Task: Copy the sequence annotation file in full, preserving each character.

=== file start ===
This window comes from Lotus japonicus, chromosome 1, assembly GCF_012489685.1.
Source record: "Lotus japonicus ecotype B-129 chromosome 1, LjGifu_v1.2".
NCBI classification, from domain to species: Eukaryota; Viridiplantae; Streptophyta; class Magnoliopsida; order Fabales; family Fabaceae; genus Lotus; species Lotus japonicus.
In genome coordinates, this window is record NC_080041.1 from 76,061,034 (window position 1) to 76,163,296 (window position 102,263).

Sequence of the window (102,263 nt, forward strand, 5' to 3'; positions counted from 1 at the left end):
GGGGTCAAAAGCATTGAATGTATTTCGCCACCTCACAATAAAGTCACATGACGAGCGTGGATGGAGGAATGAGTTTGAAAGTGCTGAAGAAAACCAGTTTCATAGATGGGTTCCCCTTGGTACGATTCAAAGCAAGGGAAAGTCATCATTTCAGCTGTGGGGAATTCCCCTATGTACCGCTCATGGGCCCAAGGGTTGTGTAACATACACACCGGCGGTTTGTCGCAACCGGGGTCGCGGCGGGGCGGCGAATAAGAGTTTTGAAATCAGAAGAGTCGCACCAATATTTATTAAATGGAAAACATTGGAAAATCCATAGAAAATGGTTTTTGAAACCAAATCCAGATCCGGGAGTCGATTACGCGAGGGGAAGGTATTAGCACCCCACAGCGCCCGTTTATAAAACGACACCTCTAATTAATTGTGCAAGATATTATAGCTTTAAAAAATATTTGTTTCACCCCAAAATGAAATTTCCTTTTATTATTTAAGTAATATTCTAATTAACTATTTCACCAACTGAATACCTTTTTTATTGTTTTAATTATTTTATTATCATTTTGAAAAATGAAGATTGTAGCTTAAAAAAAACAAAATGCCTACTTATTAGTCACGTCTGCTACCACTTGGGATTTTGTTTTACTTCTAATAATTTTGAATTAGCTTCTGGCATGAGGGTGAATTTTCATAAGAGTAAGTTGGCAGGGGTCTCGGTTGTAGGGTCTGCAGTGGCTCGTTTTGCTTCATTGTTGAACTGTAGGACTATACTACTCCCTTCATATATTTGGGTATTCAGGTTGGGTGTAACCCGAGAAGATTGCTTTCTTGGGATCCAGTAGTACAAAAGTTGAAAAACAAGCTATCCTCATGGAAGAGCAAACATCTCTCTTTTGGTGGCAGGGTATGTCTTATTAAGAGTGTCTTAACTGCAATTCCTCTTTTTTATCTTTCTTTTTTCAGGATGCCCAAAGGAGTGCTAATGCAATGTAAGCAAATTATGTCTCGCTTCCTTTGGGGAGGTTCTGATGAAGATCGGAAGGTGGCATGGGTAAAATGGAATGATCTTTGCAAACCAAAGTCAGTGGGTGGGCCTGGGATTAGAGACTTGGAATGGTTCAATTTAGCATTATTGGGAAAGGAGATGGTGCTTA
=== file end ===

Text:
This window comes from Lotus japonicus, chromosome 1, assembly GCF_012489685.1.
Source record: "Lotus japonicus ecotype B-129 chromosome 1, LjGifu_v1.2".
NCBI classification, from domain to species: Eukaryota; Viridiplantae; Streptophyta; class Magnoliopsida; order Fabales; family Fabaceae; genus Lotus; species Lotus japonicus.
In genome coordinates, this window is record NC_080041.1 from 76,061,034 (window position 1) to 76,163,296 (window position 102,263).

Sequence of the window (102,263 nt, forward strand, 5' to 3'; positions counted from 1 at the left end):
GGGGTCAAAAGCATTGAATGTATTTCGCCACCTCACAATAAAGTCACATGACGAGCGTGGATGGAGGAATGAGTTTGAAAGTGCTGAAGAAAACCAGTTTCATAGATGGGTTCCCCTTGGTACGATTCAAAGCAAGGGAAAGTCATCATTTCAGCTGTGGGGAATTCCCCTATGTACCGCTCATGGGCCCAAGGGTTGTGTAACATACACACCGGCGGTTTGTCGCAACCGGGGTCGCGGCGGGGCGGCGAATAAGAGTTTTGAAATCAGAAGAGTCGCACCAATATTTATTAAATGGAAAACATTGGAAAATCCATAGAAAATGGTTTTTGAAACCAAATCCAGATCCGGGAGTCGATTACGCGAGGGGAAGGTATTAGCACCCCACAGCGCCCGTTTATAAAACGACACCTCTAATTAATTGTGCAAGATATTATAGCTTTAAAAAATATTTGTTTCACCCCAAAATGAAATTTCCTTTTATTATTTAAGTAATATTCTAATTAACTATTTCACCAACTGAATACCTTTTTTATTGTTTTAATTATTTTATTATCATTTTGAAAAATGAAGATTGTAGCTTAAAAAAAACAAAATGCCTACTTATTAGTCACGTCTGCTACCACTTGGGATTTTGTTTTACTTCTAATAATTTTGAATTAGCTTCTGGCATGAGGGTGAATTTTCATAAGAGTAAGTTGGCAGGGGTCTCGGTTGTAGGGTCTGCAGTGGCTCGTTTTGCTTCATTGTTGAACTGTAGGACTATACTACTCCCTTCATATATTTGGGTATTCAGGTTGGGTGTAACCCGAGAAGATTGCTTTCTTGGGATCCAGTAGTACAAAAGTTGAAAAACAAGCTATCCTCATGGAAGAGCAAACATCTCTCTTTTGGTGGCAGGGTATGTCTTATTAAGAGTGTCTTAACTGCAATTCCTCTTTTTTATCTTTCTTTTTTCAGGATGCCCAAAGGAGTGCTAATGCAATGTAAGCAAATTATGTCTCGCTTCCTTTGGGGAGGTTCTGATGAAGATCGGAAGGTGGCATGGGTAAAATGGAATGATCTTTGCAAACCAAAGTCAGTGGGTGGGCCTGGGATTAGAGACTTGGAATGGTTCAATTTAGCATTATTGGGAAAGGAGATGGTGCTTA